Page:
Love: Between Yes and Amen

“For as many as may be the promises of God, in Him they are yes; wherefore also by Him is our Amen to the glory of God through us” – 2 Corinthians 1:20.

The hardest part about being a Christian is getting our “Yes” (intellectual assent) to line up with our “Amen” (making it so). The biggest problem is that when we first come to hear about or meet Christ we have no real grasp of what He is all about. But our Yes is motivated by the deep, abiding love that comes from God to us and we are drawn to Him. It is well that love is the first real knowledge we have of God and the magnet to which we are drawn…for God is love (1 John 4:16).

But love transforms us as we come to understand love in a new perspective. Love in worldly perspective is two things that confuse our concept of God and the relationship He desires to have with us: emotion and reciprocity. Most of our earthly love relations are first based on emotional attachment. Sadly, more often than not, it is ultimately a selfish attraction. We want to be loved so are drawn to relationships that make us feel loved, that is, appreciated, attractive, wanted, respected. We also respond out of our physical nature, drawn to fulfill the “multiply” command. It is a hormonal response that can overwhelm all sense of logic and prudence.

When we give love, according to our standards, we expect, even demand, love in return, and if it is not reciprocal we begin to isolate our feelings and start justifying, rationalizing why we should terminate the relationship since it no longer serves us emotionally and / or materially. Many are those who have walked away from a relationship with God when the emotional phase passed (see the Parable of the Sower!).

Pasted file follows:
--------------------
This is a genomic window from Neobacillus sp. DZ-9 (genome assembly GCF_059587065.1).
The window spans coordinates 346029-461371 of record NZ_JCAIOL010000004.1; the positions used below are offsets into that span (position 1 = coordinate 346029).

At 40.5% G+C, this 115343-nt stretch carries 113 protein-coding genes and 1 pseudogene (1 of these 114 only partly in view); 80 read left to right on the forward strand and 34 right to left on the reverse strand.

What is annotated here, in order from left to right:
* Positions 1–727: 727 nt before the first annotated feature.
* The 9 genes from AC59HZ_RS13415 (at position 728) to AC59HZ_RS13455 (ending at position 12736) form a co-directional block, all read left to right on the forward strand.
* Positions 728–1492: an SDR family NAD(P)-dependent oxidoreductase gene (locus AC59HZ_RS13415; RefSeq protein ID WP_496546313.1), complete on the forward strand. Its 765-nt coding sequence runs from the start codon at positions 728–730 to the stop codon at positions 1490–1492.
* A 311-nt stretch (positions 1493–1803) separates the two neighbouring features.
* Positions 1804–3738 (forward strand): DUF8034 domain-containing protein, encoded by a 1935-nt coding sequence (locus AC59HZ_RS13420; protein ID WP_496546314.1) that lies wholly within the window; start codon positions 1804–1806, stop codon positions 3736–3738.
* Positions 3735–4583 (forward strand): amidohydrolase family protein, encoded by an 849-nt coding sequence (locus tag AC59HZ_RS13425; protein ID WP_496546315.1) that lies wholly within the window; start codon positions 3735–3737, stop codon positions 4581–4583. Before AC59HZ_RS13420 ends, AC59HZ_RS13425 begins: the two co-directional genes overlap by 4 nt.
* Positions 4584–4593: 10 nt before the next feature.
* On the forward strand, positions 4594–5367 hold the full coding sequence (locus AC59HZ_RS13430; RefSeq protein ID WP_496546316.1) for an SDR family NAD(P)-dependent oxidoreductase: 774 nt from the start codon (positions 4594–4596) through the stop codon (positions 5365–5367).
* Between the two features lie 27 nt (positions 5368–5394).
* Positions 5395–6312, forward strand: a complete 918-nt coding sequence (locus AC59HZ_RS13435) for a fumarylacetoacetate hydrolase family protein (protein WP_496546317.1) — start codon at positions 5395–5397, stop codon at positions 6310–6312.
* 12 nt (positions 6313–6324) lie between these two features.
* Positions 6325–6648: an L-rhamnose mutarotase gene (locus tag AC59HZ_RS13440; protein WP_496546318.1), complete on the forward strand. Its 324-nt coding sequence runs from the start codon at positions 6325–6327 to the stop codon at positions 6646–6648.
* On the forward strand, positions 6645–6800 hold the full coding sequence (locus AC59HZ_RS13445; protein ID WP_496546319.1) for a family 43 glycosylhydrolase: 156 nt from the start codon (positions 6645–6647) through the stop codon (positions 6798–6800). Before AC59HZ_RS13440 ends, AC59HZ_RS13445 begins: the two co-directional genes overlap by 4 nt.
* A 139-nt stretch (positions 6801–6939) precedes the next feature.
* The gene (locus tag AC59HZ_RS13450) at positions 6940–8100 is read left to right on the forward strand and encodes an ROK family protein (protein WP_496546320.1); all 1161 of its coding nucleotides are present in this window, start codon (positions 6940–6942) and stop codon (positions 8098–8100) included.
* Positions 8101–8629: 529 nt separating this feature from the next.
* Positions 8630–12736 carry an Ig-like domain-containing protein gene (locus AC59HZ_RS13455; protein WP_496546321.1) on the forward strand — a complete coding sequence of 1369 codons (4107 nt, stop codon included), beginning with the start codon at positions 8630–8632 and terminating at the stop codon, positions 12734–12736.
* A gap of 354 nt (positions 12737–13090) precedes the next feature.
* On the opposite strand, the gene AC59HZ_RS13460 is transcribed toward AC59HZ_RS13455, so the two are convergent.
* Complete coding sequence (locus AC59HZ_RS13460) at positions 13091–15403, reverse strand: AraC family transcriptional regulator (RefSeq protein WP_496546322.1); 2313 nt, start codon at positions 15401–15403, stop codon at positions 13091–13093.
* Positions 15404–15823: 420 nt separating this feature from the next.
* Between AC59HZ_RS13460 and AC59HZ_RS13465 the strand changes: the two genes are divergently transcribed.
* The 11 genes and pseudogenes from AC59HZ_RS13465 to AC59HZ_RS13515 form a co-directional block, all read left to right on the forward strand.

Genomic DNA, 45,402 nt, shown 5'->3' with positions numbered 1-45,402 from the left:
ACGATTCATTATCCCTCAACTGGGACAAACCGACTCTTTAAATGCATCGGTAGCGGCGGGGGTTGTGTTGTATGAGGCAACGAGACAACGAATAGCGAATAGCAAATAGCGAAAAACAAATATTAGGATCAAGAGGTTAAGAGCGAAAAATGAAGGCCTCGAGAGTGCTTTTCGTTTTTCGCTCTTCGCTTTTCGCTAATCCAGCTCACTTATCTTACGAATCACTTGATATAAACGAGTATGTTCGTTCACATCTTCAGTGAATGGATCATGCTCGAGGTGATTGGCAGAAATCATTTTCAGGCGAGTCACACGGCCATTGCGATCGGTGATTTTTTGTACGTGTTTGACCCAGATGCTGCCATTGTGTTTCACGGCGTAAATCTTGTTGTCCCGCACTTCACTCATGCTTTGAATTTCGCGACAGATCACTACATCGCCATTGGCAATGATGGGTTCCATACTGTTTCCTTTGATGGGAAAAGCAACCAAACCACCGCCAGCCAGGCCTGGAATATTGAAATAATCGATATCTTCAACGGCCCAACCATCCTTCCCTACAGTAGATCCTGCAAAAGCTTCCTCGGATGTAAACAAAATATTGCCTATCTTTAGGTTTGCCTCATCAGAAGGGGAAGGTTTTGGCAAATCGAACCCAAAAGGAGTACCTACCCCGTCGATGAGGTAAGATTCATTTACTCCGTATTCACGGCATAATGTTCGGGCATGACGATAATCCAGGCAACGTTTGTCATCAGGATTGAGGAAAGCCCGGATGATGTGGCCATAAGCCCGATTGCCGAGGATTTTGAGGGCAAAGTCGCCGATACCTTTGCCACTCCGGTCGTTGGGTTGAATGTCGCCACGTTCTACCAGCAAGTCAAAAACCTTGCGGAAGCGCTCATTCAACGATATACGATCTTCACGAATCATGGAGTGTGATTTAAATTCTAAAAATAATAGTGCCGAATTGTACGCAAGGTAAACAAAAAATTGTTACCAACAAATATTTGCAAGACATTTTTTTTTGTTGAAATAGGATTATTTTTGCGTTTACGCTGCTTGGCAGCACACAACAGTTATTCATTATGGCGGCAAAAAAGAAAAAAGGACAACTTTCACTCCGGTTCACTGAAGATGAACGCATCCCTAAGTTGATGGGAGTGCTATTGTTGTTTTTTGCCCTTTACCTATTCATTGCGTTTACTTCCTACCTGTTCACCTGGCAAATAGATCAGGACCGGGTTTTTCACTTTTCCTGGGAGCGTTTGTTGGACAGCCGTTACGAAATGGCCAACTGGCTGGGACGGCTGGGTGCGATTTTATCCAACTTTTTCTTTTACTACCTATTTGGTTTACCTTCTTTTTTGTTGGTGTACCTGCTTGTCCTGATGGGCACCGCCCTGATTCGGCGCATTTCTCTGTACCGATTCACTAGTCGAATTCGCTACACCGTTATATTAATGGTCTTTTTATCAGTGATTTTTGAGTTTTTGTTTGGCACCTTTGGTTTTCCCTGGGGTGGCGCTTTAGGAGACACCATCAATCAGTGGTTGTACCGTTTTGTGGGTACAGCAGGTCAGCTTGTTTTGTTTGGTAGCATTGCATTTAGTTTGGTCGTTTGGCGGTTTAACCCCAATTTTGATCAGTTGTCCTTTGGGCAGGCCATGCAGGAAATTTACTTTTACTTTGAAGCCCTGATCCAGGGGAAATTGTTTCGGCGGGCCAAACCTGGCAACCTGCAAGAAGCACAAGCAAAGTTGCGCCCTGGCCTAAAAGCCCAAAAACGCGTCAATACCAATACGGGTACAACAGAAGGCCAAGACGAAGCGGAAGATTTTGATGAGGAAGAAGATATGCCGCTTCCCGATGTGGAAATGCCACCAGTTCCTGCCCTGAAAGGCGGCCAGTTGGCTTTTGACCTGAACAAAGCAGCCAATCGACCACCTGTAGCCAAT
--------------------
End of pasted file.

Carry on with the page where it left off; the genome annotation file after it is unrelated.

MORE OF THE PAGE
But for those who yield to the Amen!

Our emotional response to attraction or kindnesses bestowed is a hearty “Yes” as we seek to be known and to delve into intimacy with another. It is a matter of wanting to be safe, of being able to trust others with our deepest self. Out of fear, another emotion, we often hide from the other, keeping something of ourselves to ourselves, and thus short-circuiting true intimacy. Our relationships stagnate here at a level less than all they can be and keeping us from fulfilling our true selves.

“Amen” crosses a significant line. Amen means “so be it,” a statement of fact, not feeling. Amen then takes us beyond the emotional self into being what we truly claim to be. Amen means vulnerability, making our deepest, seemingly repugnant self known, willingly and without fear. It means living sacrificially where the needs of others take on higher meaning than our own needs. Amen is the way of the Cross, the way we are to take up daily. Amen is a commitment to action.

When we enter into the Amen of Christian faith it is as we are empowered by love, being perfected in it, without fear of judgment or rejection. We may yet be rejected in this world but there is a security found in knowing that we will not be rejected by God for the weaknesses and stumbling of our humanness. Yes drinks of the milk in our infancy with Christ, but Amen eats solid food (Hebrews 5:12-14).

God says, “I love you.” Our Yes comes from feeling loved and accepted. Amen comes from that love becoming more than words and we find peace, entering into the assurance of salvation and can comfortably take action on behalf of others. Yes is our “out-of-the-gate” response to God. Amen is the step into Christian maturity that says, with Job, “though He slay me, I will hope in Him” (Job 13:15a), into a faith that fears nothing at all, including the costs of self-sacrifice.

(This essay is one of twenty one included in Considering Faith, available in Kindle format for $4.99 here at

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Filed under Devotionals & Meditations

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